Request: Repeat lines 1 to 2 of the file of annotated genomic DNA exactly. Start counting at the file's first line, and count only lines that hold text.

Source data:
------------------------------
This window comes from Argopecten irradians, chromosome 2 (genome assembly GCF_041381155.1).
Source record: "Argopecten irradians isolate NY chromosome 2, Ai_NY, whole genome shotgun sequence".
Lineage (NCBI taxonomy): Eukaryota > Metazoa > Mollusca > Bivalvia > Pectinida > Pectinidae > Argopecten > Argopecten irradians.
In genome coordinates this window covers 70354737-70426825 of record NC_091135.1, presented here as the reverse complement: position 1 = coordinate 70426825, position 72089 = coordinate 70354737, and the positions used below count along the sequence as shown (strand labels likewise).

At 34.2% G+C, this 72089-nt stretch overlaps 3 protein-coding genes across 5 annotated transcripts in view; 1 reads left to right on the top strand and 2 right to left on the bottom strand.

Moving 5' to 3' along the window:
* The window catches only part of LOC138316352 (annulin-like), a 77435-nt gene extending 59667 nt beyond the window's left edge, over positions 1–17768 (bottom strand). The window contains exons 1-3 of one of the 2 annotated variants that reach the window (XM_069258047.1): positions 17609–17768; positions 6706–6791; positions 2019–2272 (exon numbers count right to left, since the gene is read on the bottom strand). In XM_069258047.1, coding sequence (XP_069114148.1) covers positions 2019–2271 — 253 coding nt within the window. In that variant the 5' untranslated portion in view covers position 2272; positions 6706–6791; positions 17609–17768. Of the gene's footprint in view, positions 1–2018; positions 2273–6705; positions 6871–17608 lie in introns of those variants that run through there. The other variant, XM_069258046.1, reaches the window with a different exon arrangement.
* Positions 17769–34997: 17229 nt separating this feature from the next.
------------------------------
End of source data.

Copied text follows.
This window comes from Argopecten irradians, chromosome 2 (genome assembly GCF_041381155.1).
Source record: "Argopecten irradians isolate NY chromosome 2, Ai_NY, whole genome shotgun sequence".